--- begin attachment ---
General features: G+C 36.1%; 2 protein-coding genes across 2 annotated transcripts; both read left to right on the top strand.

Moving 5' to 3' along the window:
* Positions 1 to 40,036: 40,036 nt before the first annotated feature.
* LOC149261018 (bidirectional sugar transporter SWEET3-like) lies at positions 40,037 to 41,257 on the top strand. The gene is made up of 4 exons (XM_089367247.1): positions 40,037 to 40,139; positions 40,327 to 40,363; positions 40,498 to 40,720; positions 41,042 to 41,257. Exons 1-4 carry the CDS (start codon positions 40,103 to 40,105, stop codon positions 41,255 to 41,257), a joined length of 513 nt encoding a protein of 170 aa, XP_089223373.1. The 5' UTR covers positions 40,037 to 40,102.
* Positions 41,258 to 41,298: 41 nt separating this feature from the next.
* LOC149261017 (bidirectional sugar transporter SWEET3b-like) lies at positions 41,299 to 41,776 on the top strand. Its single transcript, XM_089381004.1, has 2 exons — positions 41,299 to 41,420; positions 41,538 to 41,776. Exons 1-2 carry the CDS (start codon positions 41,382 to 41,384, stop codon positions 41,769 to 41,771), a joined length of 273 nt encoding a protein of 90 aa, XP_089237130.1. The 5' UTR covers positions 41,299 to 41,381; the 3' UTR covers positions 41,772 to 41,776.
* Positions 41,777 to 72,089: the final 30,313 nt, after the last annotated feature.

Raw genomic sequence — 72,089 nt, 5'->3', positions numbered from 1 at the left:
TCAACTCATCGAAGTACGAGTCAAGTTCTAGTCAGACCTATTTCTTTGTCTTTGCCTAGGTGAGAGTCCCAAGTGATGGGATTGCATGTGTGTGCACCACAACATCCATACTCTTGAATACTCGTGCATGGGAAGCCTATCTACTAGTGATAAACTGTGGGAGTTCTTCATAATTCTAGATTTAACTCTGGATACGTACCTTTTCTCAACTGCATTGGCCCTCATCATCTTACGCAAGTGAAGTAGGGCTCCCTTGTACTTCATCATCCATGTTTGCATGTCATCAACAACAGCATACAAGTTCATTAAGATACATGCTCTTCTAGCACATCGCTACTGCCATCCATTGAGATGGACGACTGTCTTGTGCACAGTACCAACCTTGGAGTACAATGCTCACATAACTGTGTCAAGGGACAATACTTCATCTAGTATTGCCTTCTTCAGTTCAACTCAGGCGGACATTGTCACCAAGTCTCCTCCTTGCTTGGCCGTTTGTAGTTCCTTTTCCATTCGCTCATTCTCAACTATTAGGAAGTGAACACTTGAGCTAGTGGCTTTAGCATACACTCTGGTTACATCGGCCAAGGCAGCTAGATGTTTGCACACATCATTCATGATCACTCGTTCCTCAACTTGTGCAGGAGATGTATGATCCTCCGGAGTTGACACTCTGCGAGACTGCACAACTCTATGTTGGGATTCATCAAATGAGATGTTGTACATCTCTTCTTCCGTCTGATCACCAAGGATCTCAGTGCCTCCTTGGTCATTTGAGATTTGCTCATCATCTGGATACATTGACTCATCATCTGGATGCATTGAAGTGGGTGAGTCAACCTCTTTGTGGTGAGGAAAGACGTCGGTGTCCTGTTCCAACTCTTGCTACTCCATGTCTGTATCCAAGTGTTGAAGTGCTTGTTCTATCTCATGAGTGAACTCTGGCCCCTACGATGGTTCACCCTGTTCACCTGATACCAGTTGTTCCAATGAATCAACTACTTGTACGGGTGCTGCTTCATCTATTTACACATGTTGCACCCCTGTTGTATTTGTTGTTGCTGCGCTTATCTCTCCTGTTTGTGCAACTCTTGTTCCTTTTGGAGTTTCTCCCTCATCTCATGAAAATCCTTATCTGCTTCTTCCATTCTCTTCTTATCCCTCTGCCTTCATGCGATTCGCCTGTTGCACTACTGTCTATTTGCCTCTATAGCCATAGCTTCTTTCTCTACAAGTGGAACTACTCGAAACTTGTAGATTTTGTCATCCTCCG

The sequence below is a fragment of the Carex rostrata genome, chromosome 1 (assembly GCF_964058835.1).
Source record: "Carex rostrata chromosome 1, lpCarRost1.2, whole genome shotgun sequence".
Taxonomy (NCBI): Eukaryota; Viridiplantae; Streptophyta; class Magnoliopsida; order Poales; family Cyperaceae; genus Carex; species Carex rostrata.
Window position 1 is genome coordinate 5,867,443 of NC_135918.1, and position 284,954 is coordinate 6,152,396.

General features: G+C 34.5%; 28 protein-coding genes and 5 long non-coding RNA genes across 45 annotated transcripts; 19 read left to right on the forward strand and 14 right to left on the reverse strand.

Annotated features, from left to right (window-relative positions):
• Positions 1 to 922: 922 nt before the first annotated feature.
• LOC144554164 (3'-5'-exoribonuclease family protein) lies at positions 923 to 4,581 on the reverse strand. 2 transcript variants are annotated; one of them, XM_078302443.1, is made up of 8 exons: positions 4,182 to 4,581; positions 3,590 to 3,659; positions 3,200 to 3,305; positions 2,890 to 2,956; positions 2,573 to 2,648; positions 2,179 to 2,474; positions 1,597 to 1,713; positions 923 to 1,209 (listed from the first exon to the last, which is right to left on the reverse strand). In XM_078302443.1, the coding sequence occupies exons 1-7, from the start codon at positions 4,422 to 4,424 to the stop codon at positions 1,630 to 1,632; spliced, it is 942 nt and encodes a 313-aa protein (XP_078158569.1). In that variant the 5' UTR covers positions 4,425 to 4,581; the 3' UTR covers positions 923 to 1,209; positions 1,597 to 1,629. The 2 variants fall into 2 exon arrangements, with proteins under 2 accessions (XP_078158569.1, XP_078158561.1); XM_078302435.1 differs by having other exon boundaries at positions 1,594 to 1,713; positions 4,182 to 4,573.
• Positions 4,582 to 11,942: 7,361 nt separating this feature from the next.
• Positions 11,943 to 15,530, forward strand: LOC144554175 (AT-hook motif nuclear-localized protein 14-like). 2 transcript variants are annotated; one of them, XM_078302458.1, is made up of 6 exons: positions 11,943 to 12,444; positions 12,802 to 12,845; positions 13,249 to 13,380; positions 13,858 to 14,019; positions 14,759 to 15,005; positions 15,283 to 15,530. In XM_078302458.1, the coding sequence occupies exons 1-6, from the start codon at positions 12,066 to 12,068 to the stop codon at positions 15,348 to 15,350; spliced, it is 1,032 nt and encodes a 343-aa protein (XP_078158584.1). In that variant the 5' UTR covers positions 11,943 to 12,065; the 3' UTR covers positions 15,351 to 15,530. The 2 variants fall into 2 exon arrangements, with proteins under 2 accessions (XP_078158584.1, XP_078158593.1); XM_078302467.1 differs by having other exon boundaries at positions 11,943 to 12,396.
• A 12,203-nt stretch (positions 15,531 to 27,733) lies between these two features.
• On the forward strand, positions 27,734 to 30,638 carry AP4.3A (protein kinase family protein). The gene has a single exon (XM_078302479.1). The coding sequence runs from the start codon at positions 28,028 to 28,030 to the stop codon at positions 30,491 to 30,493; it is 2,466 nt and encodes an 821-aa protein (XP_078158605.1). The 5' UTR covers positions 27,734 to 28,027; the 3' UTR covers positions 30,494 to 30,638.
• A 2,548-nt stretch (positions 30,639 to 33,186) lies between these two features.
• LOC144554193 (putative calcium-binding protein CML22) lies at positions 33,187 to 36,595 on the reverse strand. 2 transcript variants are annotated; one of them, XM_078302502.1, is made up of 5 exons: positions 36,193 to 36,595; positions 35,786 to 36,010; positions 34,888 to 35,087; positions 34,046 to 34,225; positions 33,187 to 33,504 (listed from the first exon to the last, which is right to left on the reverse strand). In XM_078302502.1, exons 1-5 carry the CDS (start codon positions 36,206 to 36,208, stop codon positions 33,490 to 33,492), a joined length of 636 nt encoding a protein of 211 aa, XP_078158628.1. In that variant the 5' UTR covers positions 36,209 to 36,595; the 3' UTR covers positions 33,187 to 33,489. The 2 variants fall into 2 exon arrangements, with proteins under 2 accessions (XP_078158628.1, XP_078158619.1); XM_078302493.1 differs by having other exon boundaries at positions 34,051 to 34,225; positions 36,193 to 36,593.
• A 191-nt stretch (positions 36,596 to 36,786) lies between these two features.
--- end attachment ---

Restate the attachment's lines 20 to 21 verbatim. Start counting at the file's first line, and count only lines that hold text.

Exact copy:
• A 12,203-nt stretch (positions 15,531 to 27,733) lies between these two features.
• On the forward strand, positions 27,734 to 30,638 carry AP4.3A (protein kinase family protein). The gene has a single exon (XM_078302479.1). The coding sequence runs from the start codon at positions 28,028 to 28,030 to the stop codon at positions 30,491 to 30,493; it is 2,466 nt and encodes an 821-aa protein (XP_078158605.1). The 5' UTR covers positions 27,734 to 28,027; the 3' UTR covers positions 30,494 to 30,638.